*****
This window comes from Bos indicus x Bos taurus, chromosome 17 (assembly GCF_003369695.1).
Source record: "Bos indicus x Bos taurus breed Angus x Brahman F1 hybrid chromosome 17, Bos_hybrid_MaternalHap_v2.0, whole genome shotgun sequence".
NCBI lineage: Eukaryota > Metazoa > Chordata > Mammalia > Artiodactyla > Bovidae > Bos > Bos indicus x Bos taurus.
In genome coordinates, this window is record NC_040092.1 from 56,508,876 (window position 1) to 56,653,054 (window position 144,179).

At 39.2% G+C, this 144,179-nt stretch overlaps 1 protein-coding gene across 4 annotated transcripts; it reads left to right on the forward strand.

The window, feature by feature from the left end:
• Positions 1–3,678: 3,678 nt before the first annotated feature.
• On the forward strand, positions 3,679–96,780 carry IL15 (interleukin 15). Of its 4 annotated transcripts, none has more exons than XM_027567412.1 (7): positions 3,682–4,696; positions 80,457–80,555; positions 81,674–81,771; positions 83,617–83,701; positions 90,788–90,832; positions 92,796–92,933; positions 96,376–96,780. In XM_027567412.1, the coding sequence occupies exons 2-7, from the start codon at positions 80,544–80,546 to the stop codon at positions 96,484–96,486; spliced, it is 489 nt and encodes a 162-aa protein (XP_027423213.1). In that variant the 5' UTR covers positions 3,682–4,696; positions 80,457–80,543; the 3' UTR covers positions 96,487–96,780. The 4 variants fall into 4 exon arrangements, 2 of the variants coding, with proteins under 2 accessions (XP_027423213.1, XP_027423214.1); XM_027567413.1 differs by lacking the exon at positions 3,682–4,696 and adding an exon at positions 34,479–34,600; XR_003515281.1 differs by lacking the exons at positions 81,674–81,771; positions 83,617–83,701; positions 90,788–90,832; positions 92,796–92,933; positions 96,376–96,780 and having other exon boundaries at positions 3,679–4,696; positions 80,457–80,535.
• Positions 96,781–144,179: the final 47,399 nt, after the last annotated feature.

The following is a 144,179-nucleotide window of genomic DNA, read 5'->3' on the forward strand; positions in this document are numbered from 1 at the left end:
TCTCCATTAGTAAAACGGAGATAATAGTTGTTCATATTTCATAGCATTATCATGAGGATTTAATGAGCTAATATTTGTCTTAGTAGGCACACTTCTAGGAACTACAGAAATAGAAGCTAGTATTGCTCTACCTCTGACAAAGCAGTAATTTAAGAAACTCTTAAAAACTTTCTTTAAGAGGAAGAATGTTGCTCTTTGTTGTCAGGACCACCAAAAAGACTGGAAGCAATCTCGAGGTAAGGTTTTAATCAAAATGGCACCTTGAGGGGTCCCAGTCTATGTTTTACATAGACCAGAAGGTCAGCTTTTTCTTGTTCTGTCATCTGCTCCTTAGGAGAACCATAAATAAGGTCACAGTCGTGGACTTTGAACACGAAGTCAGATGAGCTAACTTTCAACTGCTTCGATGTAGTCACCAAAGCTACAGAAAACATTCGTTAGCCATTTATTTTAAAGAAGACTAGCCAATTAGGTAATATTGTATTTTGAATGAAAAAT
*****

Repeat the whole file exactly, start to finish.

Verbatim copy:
This window comes from Bos indicus x Bos taurus, chromosome 17 (assembly GCF_003369695.1).
Source record: "Bos indicus x Bos taurus breed Angus x Brahman F1 hybrid chromosome 17, Bos_hybrid_MaternalHap_v2.0, whole genome shotgun sequence".
NCBI lineage: Eukaryota > Metazoa > Chordata > Mammalia > Artiodactyla > Bovidae > Bos > Bos indicus x Bos taurus.
In genome coordinates, this window is record NC_040092.1 from 56,508,876 (window position 1) to 56,653,054 (window position 144,179).

At 39.2% G+C, this 144,179-nt stretch overlaps 1 protein-coding gene across 4 annotated transcripts; it reads left to right on the forward strand.

The window, feature by feature from the left end:
• Positions 1–3,678: 3,678 nt before the first annotated feature.
• On the forward strand, positions 3,679–96,780 carry IL15 (interleukin 15). Of its 4 annotated transcripts, none has more exons than XM_027567412.1 (7): positions 3,682–4,696; positions 80,457–80,555; positions 81,674–81,771; positions 83,617–83,701; positions 90,788–90,832; positions 92,796–92,933; positions 96,376–96,780. In XM_027567412.1, the coding sequence occupies exons 2-7, from the start codon at positions 80,544–80,546 to the stop codon at positions 96,484–96,486; spliced, it is 489 nt and encodes a 162-aa protein (XP_027423213.1). In that variant the 5' UTR covers positions 3,682–4,696; positions 80,457–80,543; the 3' UTR covers positions 96,487–96,780. The 4 variants fall into 4 exon arrangements, 2 of the variants coding, with proteins under 2 accessions (XP_027423213.1, XP_027423214.1); XM_027567413.1 differs by lacking the exon at positions 3,682–4,696 and adding an exon at positions 34,479–34,600; XR_003515281.1 differs by lacking the exons at positions 81,674–81,771; positions 83,617–83,701; positions 90,788–90,832; positions 92,796–92,933; positions 96,376–96,780 and having other exon boundaries at positions 3,679–4,696; positions 80,457–80,535.
• Positions 96,781–144,179: the final 47,399 nt, after the last annotated feature.

The following is a 144,179-nucleotide window of genomic DNA, read 5'->3' on the forward strand; positions in this document are numbered from 1 at the left end:
TCTCCATTAGTAAAACGGAGATAATAGTTGTTCATATTTCATAGCATTATCATGAGGATTTAATGAGCTAATATTTGTCTTAGTAGGCACACTTCTAGGAACTACAGAAATAGAAGCTAGTATTGCTCTACCTCTGACAAAGCAGTAATTTAAGAAACTCTTAAAAACTTTCTTTAAGAGGAAGAATGTTGCTCTTTGTTGTCAGGACCACCAAAAAGACTGGAAGCAATCTCGAGGTAAGGTTTTAATCAAAATGGCACCTTGAGGGGTCCCAGTCTATGTTTTACATAGACCAGAAGGTCAGCTTTTTCTTGTTCTGTCATCTGCTCCTTAGGAGAACCATAAATAAGGTCACAGTCGTGGACTTTGAACACGAAGTCAGATGAGCTAACTTTCAACTGCTTCGATGTAGTCACCAAAGCTACAGAAAACATTCGTTAGCCATTTATTTTAAAGAAGACTAGCCAATTAGGTAATATTGTATTTTGAATGAAAAAT